3D printing is an additive manufacturing (AM) technique for fabricating a wide range of physical products from a computer-generated file.
There are a number of technologies within this broader categorisation of AM, but for the purposes of this introductory guide, we’ll be looking at Fused Filament Fabrication - or FFF for short.
FFF not only represents an accessible, low cost means for manufacturing, but it is also highly versatile. The process and corresponding machines are capable of printing anything from low-cost prototypes to industrial-grade, end-use parts.
UNDERSTANDING THE PRINTING PROCESS
Fused Filament Fabrication is one of the earliest forms of 3D printing and is quite a simple process. The print head on FFF 3D printers uses a nozzle heated to a high temperature, melting a thermoplastic onto the build platform in order to replicate a user generated 3D design, layer by layer.
The plastics used in this process also correspond to the same thermoplastics found in conventional manufacturing processes, such as ABS or Nylon, and choosing the right material will help determine the strength or function of the final print.
The layered process allows for greater flexibility in the design process as well, as the machine could switch between materials with different structural or physical qualities at each layer and effectively combine them. The diagram below shows a simple illustration of the layering process in FFF.
In order to get the final product, it is important that the 3D printer is provided the right instructions to complete the job. This includes slicing software that effectively translates the 3D file into G-code that can then be interpreted by the 3D printer. Software like Canvas not only makes this easy for the user to perform, but also offers additional functionality in working with specific printer profiles or handling multi-material prints when using Palette or Palette-equipped printers like Element.
Once the printer has been turned on, material which comes wound on tightly coiled spools is either manually or automatically fed into the print head. The print head then heats up the thermoplastic to the desired temperature and with the assistance of the extruder is pushed through a fine tipped nozzle. This step makes the material pliable while also shrinking it down for fine detail.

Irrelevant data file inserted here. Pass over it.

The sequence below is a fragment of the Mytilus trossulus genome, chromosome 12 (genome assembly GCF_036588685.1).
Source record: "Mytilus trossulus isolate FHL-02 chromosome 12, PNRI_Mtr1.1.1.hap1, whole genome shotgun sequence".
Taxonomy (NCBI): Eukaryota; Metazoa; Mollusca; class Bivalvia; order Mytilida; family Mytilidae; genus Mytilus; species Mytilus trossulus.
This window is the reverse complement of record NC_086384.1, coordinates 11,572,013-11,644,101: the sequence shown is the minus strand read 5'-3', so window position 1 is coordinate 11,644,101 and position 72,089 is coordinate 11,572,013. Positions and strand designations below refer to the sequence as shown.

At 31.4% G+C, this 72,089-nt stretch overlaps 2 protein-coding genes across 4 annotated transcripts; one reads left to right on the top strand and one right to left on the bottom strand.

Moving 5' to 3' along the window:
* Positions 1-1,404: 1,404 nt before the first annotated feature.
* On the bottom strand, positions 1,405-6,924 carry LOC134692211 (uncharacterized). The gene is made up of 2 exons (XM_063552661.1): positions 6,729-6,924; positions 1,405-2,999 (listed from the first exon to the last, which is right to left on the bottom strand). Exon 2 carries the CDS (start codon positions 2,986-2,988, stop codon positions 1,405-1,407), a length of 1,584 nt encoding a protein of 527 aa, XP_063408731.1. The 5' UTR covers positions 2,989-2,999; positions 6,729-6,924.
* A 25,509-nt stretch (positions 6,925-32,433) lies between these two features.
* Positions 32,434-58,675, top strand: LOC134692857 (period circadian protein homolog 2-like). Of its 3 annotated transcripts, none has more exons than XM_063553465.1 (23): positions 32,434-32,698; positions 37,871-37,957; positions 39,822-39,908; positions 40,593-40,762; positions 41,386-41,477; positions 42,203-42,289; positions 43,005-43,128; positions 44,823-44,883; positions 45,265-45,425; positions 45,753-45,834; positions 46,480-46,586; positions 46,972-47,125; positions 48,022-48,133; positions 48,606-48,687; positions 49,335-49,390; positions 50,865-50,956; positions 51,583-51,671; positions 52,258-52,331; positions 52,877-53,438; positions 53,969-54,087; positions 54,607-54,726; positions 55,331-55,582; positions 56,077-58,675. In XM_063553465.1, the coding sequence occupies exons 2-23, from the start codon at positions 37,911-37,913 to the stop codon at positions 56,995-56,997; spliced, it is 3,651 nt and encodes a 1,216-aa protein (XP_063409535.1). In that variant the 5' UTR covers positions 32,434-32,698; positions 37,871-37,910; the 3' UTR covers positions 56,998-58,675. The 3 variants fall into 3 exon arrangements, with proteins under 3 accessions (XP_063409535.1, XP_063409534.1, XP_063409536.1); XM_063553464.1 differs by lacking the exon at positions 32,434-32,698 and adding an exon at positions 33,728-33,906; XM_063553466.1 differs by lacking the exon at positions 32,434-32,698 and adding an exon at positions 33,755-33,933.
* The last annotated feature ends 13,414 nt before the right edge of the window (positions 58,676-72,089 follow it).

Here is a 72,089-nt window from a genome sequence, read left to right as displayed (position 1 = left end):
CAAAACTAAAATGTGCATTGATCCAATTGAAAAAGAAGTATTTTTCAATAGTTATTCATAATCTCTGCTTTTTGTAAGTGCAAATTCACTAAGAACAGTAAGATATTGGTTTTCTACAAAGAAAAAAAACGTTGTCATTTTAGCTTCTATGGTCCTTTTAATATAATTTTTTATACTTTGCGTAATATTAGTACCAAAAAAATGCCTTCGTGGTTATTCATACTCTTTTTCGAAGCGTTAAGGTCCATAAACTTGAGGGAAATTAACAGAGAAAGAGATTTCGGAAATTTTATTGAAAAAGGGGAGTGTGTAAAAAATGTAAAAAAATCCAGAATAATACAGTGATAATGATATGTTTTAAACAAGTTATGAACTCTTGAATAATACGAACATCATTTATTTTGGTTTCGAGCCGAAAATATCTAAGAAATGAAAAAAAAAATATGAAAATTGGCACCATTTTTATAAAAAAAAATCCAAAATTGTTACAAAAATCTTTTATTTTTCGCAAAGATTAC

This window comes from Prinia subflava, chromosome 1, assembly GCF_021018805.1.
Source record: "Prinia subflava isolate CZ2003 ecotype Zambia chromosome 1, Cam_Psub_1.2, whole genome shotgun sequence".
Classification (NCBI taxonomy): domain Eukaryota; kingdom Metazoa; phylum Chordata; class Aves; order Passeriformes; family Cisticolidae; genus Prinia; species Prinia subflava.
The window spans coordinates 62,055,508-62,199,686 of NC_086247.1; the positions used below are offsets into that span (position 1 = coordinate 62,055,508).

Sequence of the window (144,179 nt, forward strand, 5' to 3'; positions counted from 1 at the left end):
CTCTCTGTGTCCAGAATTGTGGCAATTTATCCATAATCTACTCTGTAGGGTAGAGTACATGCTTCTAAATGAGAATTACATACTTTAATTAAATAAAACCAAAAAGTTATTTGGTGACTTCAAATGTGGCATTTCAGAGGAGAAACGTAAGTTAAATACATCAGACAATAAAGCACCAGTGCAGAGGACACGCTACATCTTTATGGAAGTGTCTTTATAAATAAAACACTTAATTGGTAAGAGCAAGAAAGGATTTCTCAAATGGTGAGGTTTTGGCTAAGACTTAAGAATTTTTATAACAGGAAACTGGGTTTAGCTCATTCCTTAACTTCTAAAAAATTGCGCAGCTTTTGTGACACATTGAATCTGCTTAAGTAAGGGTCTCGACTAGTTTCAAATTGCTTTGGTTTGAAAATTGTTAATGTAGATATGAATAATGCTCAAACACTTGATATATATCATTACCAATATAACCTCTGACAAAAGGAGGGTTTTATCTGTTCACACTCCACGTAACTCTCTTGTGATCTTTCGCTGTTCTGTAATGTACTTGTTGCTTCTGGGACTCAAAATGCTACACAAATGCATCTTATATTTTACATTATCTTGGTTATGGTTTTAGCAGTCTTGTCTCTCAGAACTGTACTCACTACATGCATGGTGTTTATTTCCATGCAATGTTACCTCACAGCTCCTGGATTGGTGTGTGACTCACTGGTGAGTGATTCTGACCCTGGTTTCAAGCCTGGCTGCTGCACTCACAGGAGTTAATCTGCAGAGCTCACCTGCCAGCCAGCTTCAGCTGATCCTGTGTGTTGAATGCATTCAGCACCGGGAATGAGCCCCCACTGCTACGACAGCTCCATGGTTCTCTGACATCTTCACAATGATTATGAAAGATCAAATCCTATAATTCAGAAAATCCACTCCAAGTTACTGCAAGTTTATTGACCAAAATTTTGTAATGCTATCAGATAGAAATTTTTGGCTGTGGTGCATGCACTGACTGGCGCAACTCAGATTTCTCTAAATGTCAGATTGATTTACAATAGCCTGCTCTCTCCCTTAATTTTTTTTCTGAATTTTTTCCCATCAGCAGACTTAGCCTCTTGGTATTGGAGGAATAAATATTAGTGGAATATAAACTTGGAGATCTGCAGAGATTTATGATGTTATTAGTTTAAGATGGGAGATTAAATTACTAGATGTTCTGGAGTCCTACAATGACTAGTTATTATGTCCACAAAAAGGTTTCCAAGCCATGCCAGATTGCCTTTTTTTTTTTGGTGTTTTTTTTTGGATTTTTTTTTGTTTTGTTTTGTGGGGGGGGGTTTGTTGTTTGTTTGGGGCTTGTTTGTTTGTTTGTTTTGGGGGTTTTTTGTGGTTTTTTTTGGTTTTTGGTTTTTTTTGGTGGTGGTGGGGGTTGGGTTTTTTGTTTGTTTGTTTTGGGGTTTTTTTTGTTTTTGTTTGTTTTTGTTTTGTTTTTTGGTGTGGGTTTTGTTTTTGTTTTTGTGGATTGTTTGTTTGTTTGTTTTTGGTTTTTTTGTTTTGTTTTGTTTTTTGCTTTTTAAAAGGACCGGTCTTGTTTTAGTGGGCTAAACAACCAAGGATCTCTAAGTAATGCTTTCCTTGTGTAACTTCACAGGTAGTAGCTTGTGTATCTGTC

The entire print head is attached to a series of motors and pulleys which comprise the motion system. The motion system guides the nozzle across the build platform (using the before mentioned G-code file as instructions) in order to create the physical model with the melted material. As the model builds up layer by layer it hardens as it cools and once the entire model has been replicated a final product ready to be removed from the build platform.
One of the greatest advantages FFF technology has over other AM techniques is the generally large and cost-effective repertoire of available print materials. Some require an all metal hotend capable of reaching incredibly high temperatures, while others also need a heated build plate to promote adhesion and a heated chamber to prevent warping.
While most of the recommended thermoplastics are non-toxic, filtration may be needed for others to remove any odors generated from the printing process. While all of the above are important factors to consider prior to printing your file, the quality of a 3D printer’s components itself also plays a large role in the success of printing the various materials FFF offers.
For prototyping and non-industrial use, the most commonly used materials are PLA, PETG and ABS. PLA represents one of the more sustainable, creative, and consumer friendly materials. While its structural qualities aren’t anything to write home about, it’s easy to manufacture in a wide number of colors and its lower cost makes it suited for prototyping, testing and tinkering. PETG offers greater structural strength over PLA. It is very similar otherwise as both are very easy to work with before, during and after a print.